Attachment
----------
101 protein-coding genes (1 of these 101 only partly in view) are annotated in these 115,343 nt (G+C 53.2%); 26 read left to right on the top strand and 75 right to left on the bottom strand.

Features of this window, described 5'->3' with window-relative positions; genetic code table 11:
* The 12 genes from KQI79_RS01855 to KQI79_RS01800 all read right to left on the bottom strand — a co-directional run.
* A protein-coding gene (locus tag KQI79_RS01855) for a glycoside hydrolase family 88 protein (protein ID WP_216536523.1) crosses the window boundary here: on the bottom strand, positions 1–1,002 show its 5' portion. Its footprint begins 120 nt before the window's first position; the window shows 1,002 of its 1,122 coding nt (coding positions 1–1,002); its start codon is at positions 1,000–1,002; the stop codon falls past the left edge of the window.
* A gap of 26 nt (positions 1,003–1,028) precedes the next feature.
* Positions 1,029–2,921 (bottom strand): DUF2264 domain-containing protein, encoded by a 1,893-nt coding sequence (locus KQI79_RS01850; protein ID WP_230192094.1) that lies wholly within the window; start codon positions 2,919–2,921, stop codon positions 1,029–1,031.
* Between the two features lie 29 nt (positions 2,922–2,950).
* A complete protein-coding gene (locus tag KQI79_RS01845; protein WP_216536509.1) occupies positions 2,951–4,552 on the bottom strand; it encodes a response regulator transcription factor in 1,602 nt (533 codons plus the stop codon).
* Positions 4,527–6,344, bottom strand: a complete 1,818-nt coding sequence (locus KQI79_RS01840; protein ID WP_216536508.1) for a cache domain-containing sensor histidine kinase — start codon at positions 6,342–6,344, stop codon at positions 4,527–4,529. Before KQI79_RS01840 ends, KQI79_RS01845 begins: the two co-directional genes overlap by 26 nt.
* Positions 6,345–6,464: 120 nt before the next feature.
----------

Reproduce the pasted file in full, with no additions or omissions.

101 protein-coding genes (1 of these 101 only partly in view) are annotated in these 115,343 nt (G+C 53.2%); 26 read left to right on the top strand and 75 right to left on the bottom strand.

Features of this window, described 5'->3' with window-relative positions; genetic code table 11:
* The 12 genes from KQI79_RS01855 to KQI79_RS01800 all read right to left on the bottom strand — a co-directional run.
* A protein-coding gene (locus tag KQI79_RS01855) for a glycoside hydrolase family 88 protein (protein ID WP_216536523.1) crosses the window boundary here: on the bottom strand, positions 1–1,002 show its 5' portion. Its footprint begins 120 nt before the window's first position; the window shows 1,002 of its 1,122 coding nt (coding positions 1–1,002); its start codon is at positions 1,000–1,002; the stop codon falls past the left edge of the window.
* A gap of 26 nt (positions 1,003–1,028) precedes the next feature.
* Positions 1,029–2,921 (bottom strand): DUF2264 domain-containing protein, encoded by a 1,893-nt coding sequence (locus KQI79_RS01850; protein ID WP_230192094.1) that lies wholly within the window; start codon positions 2,919–2,921, stop codon positions 1,029–1,031.
* Between the two features lie 29 nt (positions 2,922–2,950).
* A complete protein-coding gene (locus tag KQI79_RS01845; protein WP_216536509.1) occupies positions 2,951–4,552 on the bottom strand; it encodes a response regulator transcription factor in 1,602 nt (533 codons plus the stop codon).
* Positions 4,527–6,344, bottom strand: a complete 1,818-nt coding sequence (locus KQI79_RS01840; protein ID WP_216536508.1) for a cache domain-containing sensor histidine kinase — start codon at positions 6,342–6,344, stop codon at positions 4,527–4,529. Before KQI79_RS01840 ends, KQI79_RS01845 begins: the two co-directional genes overlap by 26 nt.
* Positions 6,345–6,464: 120 nt before the next feature.